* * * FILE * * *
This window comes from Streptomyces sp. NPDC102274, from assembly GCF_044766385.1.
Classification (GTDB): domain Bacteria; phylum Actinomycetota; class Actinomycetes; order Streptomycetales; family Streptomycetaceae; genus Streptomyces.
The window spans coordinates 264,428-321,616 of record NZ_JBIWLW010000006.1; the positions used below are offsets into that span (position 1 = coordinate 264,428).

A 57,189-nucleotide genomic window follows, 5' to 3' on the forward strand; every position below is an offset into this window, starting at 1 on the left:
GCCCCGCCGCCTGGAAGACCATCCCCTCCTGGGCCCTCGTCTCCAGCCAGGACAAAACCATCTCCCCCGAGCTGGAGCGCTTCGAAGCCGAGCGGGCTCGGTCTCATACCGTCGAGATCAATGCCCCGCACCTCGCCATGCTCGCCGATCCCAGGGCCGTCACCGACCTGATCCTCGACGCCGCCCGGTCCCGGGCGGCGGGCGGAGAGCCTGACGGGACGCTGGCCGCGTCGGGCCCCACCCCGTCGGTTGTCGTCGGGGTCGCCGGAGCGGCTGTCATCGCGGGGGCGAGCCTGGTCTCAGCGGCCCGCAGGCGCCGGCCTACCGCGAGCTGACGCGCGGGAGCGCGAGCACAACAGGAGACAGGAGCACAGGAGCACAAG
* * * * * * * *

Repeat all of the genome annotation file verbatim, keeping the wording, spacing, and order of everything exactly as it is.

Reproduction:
This window comes from Streptomyces sp. NPDC102274, from assembly GCF_044766385.1.
Classification (GTDB): domain Bacteria; phylum Actinomycetota; class Actinomycetes; order Streptomycetales; family Streptomycetaceae; genus Streptomyces.
The window spans coordinates 264,428-321,616 of record NZ_JBIWLW010000006.1; the positions used below are offsets into that span (position 1 = coordinate 264,428).

A 57,189-nucleotide genomic window follows, 5' to 3' on the forward strand; every position below is an offset into this window, starting at 1 on the left:
GCCCCGCCGCCTGGAAGACCATCCCCTCCTGGGCCCTCGTCTCCAGCCAGGACAAAACCATCTCCCCCGAGCTGGAGCGCTTCGAAGCCGAGCGGGCTCGGTCTCATACCGTCGAGATCAATGCCCCGCACCTCGCCATGCTCGCCGATCCCAGGGCCGTCACCGACCTGATCCTCGACGCCGCCCGGTCCCGGGCGGCGGGCGGAGAGCCTGACGGGACGCTGGCCGCGTCGGGCCCCACCCCGTCGGTTGTCGTCGGGGTCGCCGGAGCGGCTGTCATCGCGGGGGCGAGCCTGGTCTCAGCGGCCCGCAGGCGCCGGCCTACCGCGAGCTGACGCGCGGGAGCGCGAGCACAACAGGAGACAGGAGCACAGGAGCACAAG